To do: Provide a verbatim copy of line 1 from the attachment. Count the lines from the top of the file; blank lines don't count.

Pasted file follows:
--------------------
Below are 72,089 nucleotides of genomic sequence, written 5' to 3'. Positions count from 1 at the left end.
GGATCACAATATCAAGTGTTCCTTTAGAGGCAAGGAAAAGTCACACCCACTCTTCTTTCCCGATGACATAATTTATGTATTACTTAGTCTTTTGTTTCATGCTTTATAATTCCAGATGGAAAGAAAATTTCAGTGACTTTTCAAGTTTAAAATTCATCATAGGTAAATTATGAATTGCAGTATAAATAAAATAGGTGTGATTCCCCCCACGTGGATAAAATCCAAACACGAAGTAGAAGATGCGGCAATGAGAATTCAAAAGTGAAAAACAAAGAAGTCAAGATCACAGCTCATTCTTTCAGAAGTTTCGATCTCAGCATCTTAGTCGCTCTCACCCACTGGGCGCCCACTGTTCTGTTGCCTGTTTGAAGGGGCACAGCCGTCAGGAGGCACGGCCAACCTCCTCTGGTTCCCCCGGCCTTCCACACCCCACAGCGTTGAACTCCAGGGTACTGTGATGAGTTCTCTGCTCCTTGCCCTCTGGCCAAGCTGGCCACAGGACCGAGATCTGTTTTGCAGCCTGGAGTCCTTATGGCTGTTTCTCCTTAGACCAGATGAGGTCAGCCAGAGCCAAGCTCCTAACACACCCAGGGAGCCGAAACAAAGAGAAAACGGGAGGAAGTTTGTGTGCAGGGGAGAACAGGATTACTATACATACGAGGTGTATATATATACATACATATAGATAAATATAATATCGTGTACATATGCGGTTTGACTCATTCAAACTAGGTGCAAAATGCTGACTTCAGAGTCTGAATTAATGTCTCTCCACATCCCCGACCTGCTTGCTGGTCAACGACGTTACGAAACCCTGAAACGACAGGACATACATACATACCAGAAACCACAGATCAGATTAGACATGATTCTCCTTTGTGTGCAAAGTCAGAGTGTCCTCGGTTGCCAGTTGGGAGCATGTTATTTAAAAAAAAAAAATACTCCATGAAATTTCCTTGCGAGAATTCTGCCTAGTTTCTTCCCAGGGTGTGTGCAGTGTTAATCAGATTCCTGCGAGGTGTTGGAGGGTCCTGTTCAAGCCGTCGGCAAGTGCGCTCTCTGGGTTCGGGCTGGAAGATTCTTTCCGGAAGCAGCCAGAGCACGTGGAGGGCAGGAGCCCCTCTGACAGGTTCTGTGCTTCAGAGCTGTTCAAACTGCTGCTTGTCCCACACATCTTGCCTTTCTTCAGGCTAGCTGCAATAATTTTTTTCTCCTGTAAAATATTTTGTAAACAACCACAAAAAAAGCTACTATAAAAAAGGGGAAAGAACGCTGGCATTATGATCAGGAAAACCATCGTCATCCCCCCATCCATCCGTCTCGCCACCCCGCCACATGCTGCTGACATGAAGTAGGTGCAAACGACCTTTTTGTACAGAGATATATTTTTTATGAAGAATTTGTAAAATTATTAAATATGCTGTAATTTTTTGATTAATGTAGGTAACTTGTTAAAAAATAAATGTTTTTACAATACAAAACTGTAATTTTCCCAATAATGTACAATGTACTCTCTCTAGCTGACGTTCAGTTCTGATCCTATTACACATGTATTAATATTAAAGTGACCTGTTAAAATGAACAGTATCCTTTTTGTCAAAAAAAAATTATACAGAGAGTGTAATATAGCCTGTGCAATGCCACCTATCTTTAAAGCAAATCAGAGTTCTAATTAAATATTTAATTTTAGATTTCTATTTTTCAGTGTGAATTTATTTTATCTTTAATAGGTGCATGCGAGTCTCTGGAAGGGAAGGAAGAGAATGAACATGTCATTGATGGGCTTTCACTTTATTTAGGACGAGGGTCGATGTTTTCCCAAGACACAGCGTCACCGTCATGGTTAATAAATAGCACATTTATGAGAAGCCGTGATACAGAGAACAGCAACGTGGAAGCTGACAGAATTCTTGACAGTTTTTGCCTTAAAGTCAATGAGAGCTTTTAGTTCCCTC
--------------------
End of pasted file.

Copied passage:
Below are 72,089 nucleotides of genomic sequence, written 5' to 3'. Positions count from 1 at the left end.